“We sat here many years ago, when we saw images of Katrina and bodies floating in New Orleans. And I think both Mark and I felt a deep sense of anger. And I feel a deep sense of anger that our government has responded so badly. And frankly, this is what happens when you elect a sociopath for president who doesn’t care, who has treated this whole thing for the past month as if it’s about him, how do people like me?, minimizing the risks, does the stock market reflect well on me?, and he hasn’t done the things a normal human being would do, which was to, let’s take precautions. Let’s do the backup things we need to do. Any president would sit down with his team and say ‘people will suffer here. Let’s get ready.’ He’s incapable of that. And he’s even created an information distortion field around him. Even today, the press conference today was all his propaganda. He wasn’t honest with people. And then with Yamiche’s perfectly good question about an agency, maybe he didn’t know when that part of the National Security Council was shut down, but he should know about it by now. And so the fact the he wasn’t even aware of this is a sign that nobody is willing to tell him bad news. And we have got a dysfunctional process at the heart of the administration at a time of great national crisis.”

Gertrude Himmelfarb, RIP


Himmelfarb

I read a little bit of Gertrude Himmelfarb‘s writing when I was working on The Way of Improvement Leads Home: Philip Vickers Fithian and the Rural Enlightenment I found her book The Roads to Modernity: The British, French, and American Enlightenments to be a helpful introduction to eighteenth-century intellectual history.  I also learned a great deal from her work on cosmopolitanism in Western culture.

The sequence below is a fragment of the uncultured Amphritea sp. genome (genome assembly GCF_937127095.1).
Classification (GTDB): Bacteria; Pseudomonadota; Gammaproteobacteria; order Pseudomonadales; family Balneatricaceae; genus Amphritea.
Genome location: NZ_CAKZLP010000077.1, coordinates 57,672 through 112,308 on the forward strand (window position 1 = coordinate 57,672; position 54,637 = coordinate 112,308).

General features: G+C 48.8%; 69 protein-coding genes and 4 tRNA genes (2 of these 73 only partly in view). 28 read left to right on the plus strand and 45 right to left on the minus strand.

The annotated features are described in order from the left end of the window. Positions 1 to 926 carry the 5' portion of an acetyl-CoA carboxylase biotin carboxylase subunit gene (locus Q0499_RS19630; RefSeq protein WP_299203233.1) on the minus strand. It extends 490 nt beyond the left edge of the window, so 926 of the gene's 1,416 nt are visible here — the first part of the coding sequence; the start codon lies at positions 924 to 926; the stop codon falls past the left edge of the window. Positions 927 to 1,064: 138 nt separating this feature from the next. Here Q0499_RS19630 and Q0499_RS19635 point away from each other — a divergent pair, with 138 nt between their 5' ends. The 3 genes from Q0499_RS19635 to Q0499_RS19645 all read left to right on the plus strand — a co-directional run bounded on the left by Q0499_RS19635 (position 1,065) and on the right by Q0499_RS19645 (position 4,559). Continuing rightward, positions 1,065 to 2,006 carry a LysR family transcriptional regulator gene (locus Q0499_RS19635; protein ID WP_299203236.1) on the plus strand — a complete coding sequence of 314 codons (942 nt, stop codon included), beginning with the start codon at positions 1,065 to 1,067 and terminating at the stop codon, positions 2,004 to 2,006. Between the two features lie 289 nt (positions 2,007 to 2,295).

I thus read with great interest David Brooks’s reflection on Himmelfarb’s life.  Here is a taste of his piece at The Atlantic:

Himmelfarb was a great historian, and reported fairly on all sides, but it was always clear which side her heart was on. She grew up working-class and preferred the prosaic bourgeois values that fueled her family’s rise: work, thrift, temperance, self-discipline, cleanliness, moderation, respect for tradition. These are not aristocratic virtues, such as honor, genius, and heroism, but they are sensible virtues available to everyone. In its original definition, a neoconservative was a leftist who broke with the left when, in the 1960s, its leaders rejected bourgeois values for the counterculture. By this definition, she was a neoconservative.

Himmelfarb shared the Victorian awareness of sin. She detested the snobbery of cultural elites and narcissism in all its forms. She quoted George Eliot with approval: “We are all of us born in moral stupidity, taking the world as an udder to feed our supreme selves.”

But she came to admire the optimistic British Enlightenment, especially Adam Smith and Edmund Burke. We are endowed with a moral sense. We want not only to be loved, but to be lovely. We may have differences along race, class, and gender lines, but deep down we are much alike, longing to lead a life that transcends the individual self.

Accordingly, Himmelfarb didn’t fear immorality so much as demoralization, the sense that our age has lost a moral vocabulary and with it the ability to think subtly about moral matters. A great deal, she wrote, is lost when a society stops aiming for civic virtue and is content to aim merely for civility.

I was also struck by the mid-20th-century public intellectual world that Himmelfarb inhabited and Brooks describes:

After the war, she and Kristol went back to New York and joined the New York Intellectual set that surrounded Partisan Review, the small powerhouse magazine that published figures such as James Baldwin, W. H. Auden, Mary McCarthy, Robert Lowell, Norman Podhoretz, T. S. Eliot, and Hannah Arendt.